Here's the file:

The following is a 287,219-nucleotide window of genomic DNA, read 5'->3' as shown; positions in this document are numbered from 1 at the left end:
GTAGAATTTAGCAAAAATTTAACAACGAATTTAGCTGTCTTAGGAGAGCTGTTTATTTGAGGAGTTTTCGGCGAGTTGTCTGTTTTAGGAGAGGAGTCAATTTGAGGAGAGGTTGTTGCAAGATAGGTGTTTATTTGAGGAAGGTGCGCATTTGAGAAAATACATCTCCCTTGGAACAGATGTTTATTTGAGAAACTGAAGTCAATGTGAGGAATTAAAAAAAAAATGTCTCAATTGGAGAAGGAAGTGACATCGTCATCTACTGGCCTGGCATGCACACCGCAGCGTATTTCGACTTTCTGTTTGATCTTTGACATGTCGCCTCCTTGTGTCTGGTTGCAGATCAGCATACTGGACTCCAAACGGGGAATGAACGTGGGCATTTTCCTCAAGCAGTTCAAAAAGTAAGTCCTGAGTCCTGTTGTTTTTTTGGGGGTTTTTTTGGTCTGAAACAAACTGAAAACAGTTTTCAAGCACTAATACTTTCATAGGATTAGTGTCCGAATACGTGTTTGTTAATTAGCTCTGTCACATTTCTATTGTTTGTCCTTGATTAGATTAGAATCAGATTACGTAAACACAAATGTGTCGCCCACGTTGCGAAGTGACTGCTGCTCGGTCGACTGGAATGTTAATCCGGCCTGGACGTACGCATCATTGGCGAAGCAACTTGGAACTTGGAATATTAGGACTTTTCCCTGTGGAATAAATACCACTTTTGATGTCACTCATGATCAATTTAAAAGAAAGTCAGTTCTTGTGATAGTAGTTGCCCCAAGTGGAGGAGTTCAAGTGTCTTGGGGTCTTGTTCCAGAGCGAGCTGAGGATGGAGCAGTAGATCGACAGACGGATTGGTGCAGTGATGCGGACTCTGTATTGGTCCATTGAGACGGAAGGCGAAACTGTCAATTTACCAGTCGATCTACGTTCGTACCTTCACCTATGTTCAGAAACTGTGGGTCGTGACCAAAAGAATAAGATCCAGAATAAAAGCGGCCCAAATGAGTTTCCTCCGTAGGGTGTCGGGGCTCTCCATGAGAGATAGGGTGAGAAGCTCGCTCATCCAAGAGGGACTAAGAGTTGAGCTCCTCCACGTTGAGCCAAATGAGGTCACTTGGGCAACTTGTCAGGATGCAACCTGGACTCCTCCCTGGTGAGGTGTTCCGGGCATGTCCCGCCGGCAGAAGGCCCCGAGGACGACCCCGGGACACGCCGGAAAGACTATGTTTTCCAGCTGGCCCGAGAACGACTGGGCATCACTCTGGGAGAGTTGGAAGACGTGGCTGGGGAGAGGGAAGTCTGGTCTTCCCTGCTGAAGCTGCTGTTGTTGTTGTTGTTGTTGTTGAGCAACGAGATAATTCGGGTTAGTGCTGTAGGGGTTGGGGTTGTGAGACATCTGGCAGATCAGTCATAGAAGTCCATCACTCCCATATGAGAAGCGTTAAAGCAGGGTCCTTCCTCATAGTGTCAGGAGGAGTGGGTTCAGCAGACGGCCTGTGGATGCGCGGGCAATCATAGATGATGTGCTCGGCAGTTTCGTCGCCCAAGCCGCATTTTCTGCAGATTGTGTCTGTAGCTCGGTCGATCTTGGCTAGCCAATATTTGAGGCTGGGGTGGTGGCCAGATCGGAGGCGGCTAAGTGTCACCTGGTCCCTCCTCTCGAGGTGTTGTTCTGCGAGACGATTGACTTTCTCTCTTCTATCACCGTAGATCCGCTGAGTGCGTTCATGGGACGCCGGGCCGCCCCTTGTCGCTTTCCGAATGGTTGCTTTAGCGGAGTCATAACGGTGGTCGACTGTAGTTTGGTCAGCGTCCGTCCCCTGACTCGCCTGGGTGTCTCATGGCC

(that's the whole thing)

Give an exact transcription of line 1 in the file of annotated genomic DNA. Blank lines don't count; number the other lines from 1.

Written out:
The following is a 287,219-nucleotide window of genomic DNA, read 5'->3' as shown; positions in this document are numbered from 1 at the left end: